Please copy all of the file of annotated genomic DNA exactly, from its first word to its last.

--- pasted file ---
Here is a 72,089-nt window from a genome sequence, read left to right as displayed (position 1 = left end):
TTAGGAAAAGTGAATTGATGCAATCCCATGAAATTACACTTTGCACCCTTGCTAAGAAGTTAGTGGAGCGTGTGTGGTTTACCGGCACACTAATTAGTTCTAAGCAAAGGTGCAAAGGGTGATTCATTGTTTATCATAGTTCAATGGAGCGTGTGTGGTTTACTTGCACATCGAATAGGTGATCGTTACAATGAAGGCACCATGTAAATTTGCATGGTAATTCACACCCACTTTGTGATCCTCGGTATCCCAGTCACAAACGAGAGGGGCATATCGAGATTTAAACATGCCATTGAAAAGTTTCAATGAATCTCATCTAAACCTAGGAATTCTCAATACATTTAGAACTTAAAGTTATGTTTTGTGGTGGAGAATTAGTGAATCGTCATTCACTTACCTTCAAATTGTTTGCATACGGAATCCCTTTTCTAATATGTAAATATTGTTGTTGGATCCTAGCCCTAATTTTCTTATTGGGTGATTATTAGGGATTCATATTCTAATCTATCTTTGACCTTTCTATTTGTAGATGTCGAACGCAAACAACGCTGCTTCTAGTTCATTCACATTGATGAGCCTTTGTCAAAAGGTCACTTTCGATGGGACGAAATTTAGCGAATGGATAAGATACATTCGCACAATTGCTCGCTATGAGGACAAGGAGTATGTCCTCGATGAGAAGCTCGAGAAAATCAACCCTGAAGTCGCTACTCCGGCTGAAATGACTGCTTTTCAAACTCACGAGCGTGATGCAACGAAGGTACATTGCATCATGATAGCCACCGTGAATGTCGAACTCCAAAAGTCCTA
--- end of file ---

Here is a 72,089-nt window from a genome sequence, read left to right as displayed (position 1 = left end):
TTAGGAAAAGTGAATTGATGCAATCCCATGAAATTACACTTTGCACCCTTGCTAAGAAGTTAGTGGAGCGTGTGTGGTTTACCGGCACACTAATTAGTTCTAAGCAAAGGTGCAAAGGGTGATTCATTGTTTATCATAGTTCAATGGAGCGTGTGTGGTTTACTTGCACATCGAATAGGTGATCGTTACAATGAAGGCACCATGTAAATTTGCATGGTAATTCACACCCACTTTGTGATCCTCGGTATCCCAGTCACAAACGAGAGGGGCATATCGAGATTTAAACATGCCATTGAAAAGTTTCAATGAATCTCATCTAAACCTAGGAATTCTCAATACATTTAGAACTTAAAGTTATGTTTTGTGGTGGAGAATTAGTGAATCGTCATTCACTTACCTTCAAATTGTTTGCATACGGAATCCCTTTTCTAATATGTAAATATTGTTGTTGGATCCTAGCCCTAATTTTCTTATTGGGTGATTATTAGGGATTCATATTCTAATCTATCTTTGACCTTTCTATTTGTAGATGTCGAACGCAAACAACGCTGCTTCTAGTTCATTCACATTGATGAGCCTTTGTCAAAAGGTCACTTTCGATGGGACGAAATTTAGCGAATGGATAAGATACATTCGCACAATTGCTCGCTATGAGGACAAGGAGTATGTCCTCGATGAGAAGCTCGAGAAAATCAACCCTGAAGTCGCTACTCCGGCTGAAATGACTGCTTTTCAAACTCACGAGCGTGATGCAACGAAGGTACATTGCATCATGATAGCCACCGTGAATGTCGAACTCCAAAAGTCCTA